Web Anonymity - The Darker Picture!

With more and more websites allowing user comments and cloaking the users’ identities with the excuse of catering to the “free speech online” concept, malicious gossip is freely posted by negative elements who are secure in the knowledge that they are safe in their anonymity.

Previously, there used to be a few sites that allowed user comments, such as AOL and Yahoo! The advantage they had was that, when someone subpoenaed the website host, they could get the person’s home address and full name. But that is not the case anymore. Now, most of these websites that allow comments either wipe them out or do not store the details necessary to track down visitors to their sites.

Several users suffer due to this, as malicious posts about them do the rounds which give their full name, attacking their integrity in several ways, such as calling them anorexic, a homosexual, or that they have sexual diseases etc. These things just cannot be shrugged off as this has an enormous effect on the reputation and the mental state of being of the person concerned.

There are very few legal means to compel websites to police message boards. The Communications Decency Act, has protected these websites from suits concerning user comments for many years now. Their stand is that such sites are similar to public parks and are not considered publications.

According to some lawmakers, these protections are too broad and they are now asking for changes in the law in order to address this growing problem.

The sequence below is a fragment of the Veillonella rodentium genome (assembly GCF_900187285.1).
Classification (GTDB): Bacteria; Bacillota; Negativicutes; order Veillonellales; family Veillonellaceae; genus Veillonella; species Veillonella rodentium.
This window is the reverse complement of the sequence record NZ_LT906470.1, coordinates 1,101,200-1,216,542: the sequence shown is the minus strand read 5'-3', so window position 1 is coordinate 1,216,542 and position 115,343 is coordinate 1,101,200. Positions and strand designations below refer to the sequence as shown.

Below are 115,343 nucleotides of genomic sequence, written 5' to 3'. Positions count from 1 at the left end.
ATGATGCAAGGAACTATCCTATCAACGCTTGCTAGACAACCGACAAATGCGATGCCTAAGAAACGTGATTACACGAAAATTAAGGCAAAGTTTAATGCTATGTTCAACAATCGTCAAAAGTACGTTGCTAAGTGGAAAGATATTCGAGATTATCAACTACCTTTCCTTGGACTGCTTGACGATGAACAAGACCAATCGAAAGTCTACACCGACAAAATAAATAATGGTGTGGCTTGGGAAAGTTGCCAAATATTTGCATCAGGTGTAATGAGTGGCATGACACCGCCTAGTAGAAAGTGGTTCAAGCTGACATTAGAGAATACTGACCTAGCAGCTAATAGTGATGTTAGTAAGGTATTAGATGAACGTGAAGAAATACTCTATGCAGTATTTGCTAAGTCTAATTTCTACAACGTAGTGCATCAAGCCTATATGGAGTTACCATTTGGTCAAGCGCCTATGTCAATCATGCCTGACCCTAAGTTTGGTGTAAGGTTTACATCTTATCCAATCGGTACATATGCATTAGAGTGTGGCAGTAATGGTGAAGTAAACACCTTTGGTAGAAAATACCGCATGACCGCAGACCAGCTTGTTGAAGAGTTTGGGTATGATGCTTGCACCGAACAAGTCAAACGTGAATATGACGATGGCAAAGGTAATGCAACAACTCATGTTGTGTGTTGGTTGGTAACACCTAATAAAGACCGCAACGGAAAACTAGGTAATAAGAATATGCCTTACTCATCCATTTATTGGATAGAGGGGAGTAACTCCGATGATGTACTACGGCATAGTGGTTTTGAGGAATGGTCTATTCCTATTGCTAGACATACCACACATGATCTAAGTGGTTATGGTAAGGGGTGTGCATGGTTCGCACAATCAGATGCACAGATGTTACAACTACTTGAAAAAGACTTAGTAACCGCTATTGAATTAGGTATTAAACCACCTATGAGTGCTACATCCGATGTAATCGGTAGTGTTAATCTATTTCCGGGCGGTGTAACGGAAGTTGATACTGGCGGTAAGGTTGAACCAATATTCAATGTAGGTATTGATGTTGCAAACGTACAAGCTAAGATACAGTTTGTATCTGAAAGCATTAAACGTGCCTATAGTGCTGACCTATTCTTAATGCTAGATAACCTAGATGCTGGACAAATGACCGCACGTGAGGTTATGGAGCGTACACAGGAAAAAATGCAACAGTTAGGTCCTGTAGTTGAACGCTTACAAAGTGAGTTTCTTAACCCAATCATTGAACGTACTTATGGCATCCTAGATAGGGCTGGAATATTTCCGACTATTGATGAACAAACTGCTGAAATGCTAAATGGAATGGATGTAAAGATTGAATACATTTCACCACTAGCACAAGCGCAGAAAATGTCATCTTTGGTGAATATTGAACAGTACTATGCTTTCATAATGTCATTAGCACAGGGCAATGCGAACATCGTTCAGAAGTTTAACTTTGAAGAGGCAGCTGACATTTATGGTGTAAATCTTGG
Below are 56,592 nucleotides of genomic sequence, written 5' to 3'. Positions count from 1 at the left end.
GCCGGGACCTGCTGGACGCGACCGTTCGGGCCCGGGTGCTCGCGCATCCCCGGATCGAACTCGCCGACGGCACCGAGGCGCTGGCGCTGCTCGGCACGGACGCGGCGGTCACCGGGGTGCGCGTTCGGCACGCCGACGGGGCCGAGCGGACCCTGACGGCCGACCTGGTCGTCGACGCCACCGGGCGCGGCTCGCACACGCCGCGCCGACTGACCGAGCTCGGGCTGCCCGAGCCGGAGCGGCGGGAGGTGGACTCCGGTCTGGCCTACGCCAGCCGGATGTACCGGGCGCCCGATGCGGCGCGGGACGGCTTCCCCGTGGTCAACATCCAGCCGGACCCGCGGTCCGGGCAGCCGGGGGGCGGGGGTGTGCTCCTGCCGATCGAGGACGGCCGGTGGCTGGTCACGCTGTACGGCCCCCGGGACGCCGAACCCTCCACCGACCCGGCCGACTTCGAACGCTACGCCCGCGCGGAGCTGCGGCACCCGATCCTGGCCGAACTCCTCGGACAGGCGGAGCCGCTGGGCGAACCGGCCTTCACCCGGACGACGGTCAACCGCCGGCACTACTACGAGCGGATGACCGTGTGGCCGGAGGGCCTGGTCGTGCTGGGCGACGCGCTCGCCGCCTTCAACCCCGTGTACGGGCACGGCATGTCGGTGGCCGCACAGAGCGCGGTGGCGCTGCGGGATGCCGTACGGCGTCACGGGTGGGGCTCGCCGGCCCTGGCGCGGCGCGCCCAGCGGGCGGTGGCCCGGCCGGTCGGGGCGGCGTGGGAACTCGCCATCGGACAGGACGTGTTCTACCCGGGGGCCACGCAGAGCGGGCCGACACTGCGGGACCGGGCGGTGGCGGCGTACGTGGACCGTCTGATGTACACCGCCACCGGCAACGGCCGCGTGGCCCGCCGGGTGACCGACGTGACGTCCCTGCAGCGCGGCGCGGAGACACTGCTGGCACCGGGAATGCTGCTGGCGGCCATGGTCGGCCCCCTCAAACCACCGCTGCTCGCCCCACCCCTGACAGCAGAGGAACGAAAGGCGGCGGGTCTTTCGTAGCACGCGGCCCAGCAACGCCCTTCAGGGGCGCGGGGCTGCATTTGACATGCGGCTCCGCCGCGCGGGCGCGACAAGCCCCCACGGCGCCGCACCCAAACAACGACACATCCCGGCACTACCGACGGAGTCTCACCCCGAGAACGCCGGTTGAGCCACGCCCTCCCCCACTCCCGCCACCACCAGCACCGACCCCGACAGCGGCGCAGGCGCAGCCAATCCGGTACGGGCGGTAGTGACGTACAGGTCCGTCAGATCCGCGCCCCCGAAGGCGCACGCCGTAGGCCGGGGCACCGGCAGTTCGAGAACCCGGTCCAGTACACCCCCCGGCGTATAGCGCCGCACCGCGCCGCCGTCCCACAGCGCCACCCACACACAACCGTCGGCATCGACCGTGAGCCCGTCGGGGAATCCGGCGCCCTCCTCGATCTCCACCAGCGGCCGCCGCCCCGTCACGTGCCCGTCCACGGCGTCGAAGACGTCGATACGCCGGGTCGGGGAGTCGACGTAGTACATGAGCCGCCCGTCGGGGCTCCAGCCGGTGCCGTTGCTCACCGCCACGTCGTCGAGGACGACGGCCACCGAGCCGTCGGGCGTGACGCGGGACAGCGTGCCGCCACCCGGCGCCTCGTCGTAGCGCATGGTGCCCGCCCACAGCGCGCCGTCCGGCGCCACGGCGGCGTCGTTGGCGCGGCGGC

The growing dangers of free online speech have been connected to several tragic incidents, one of which is the pitiable case of the 13-year-old who committed suicide in November of last year. This young teen is said to have hanged herself a day after she has been insulted in some way, by a person online, who she made friendship with on MySpace, believing him to be a 16-year-old. Later, investigations revealed that no such youngster existed and it was all the handiwork of a neighbor she had always known but never suspected.

Several students from Princeton are bent on dealing with the situation, using a tactic of shutting down the anonymous gossip online by attacking the core of the business model of such sites. They are organizing huge boycotts of the famous sites online to cut off traffic and in turn the ad revenue, which is what these sites thrive on. Behind this movement is a 20-year-old student from Princeton, who created a new website that asks students to pledge that they will not visit anonymous gossip sites and to stand behind their online statements with all integrity. He says, “This is about changing the way our generation and our culture look at the way we communicate with one another.”

Most of these websites that allow anonymous chats do not charge any fee and their main source of revenue is advertising.

This is being looked at by analysts as a positive move in the direction of controlling the menace of web anonymity.

On the other side of the fence, there are some legal experts and others who believe that unfettered, anonymous speech is essential on the internet. They say that it is not just the principle; it’s the business. Websites such as Amazon.com, MySpace, and YouTube depend on user participation to generate content. Screening or even monitoring users could prove to be impossible and costly for some of these sites. They believe the burden cannot be shifted to website operators and internet is all about free speech.

This debate will continue as long as the unscrupulous elements look at internet as their way of issuing a death sentence (which is what it is) to people they may have personal enmity with or to people they do not know, just for the fun of it.

The general consensus is certainly that websites should provide a way to remove malicious defamatory content in order to protect the rights of their users.